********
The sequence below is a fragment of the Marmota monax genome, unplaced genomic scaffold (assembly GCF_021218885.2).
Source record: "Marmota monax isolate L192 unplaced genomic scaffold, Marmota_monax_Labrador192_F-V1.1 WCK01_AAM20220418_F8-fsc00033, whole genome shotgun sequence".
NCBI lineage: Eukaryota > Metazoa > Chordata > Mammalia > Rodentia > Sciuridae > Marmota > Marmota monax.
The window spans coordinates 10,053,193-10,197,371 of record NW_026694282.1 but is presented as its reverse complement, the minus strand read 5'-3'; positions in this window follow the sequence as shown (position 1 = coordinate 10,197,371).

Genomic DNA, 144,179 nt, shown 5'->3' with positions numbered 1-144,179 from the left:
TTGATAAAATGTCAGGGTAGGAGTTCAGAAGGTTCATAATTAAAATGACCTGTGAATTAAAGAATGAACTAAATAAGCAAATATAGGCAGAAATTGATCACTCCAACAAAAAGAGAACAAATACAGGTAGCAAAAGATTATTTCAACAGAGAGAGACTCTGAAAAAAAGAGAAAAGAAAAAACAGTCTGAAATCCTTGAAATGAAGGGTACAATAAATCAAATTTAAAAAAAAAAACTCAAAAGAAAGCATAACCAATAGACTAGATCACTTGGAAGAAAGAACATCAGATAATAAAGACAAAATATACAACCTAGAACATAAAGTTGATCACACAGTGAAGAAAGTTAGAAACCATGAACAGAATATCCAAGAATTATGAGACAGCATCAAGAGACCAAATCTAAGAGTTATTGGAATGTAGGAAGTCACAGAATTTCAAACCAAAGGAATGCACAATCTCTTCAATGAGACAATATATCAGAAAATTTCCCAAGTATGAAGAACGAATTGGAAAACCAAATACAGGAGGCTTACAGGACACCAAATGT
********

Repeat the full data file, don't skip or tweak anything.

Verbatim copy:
The sequence below is a fragment of the Marmota monax genome, unplaced genomic scaffold (assembly GCF_021218885.2).
Source record: "Marmota monax isolate L192 unplaced genomic scaffold, Marmota_monax_Labrador192_F-V1.1 WCK01_AAM20220418_F8-fsc00033, whole genome shotgun sequence".
NCBI lineage: Eukaryota > Metazoa > Chordata > Mammalia > Rodentia > Sciuridae > Marmota > Marmota monax.
The window spans coordinates 10,053,193-10,197,371 of record NW_026694282.1 but is presented as its reverse complement, the minus strand read 5'-3'; positions in this window follow the sequence as shown (position 1 = coordinate 10,197,371).

Genomic DNA, 144,179 nt, shown 5'->3' with positions numbered 1-144,179 from the left:
TTGATAAAATGTCAGGGTAGGAGTTCAGAAGGTTCATAATTAAAATGACCTGTGAATTAAAGAATGAACTAAATAAGCAAATATAGGCAGAAATTGATCACTCCAACAAAAAGAGAACAAATACAGGTAGCAAAAGATTATTTCAACAGAGAGAGACTCTGAAAAAAAGAGAAAAGAAAAAACAGTCTGAAATCCTTGAAATGAAGGGTACAATAAATCAAATTTAAAAAAAAAAACTCAAAAGAAAGCATAACCAATAGACTAGATCACTTGGAAGAAAGAACATCAGATAATAAAGACAAAATATACAACCTAGAACATAAAGTTGATCACACAGTGAAGAAAGTTAGAAACCATGAACAGAATATCCAAGAATTATGAGACAGCATCAAGAGACCAAATCTAAGAGTTATTGGAATGTAGGAAGTCACAGAATTTCAAACCAAAGGAATGCACAATCTCTTCAATGAGACAATATATCAGAAAATTTCCCAAGTATGAAGAACGAATTGGAAAACCAAATACAGGAGGCTTACAGGACACCAAATGT